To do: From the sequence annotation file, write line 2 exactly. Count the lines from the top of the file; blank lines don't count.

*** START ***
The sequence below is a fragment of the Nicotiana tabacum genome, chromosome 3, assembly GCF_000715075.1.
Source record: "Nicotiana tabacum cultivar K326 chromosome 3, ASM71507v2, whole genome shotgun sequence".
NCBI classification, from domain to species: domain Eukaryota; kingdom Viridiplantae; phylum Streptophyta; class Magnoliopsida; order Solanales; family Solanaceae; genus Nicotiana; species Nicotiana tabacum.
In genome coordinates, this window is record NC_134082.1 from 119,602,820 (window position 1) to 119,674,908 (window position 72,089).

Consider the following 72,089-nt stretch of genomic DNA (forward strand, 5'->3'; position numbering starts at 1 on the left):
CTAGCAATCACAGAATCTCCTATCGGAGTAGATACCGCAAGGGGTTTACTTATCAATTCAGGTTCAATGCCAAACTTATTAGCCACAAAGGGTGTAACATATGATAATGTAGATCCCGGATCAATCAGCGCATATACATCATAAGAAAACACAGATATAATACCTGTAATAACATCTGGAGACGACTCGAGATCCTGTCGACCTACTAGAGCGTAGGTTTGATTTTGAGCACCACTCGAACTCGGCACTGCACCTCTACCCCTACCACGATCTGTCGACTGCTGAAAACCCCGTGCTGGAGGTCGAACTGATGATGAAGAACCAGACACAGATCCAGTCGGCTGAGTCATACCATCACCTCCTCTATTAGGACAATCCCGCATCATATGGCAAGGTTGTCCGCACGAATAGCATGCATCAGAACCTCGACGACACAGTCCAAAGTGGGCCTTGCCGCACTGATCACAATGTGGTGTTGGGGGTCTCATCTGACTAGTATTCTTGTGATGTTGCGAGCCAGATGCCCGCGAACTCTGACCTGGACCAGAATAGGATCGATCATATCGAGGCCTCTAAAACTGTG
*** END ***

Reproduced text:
Source record: "Nicotiana tabacum cultivar K326 chromosome 3, ASM71507v2, whole genome shotgun sequence".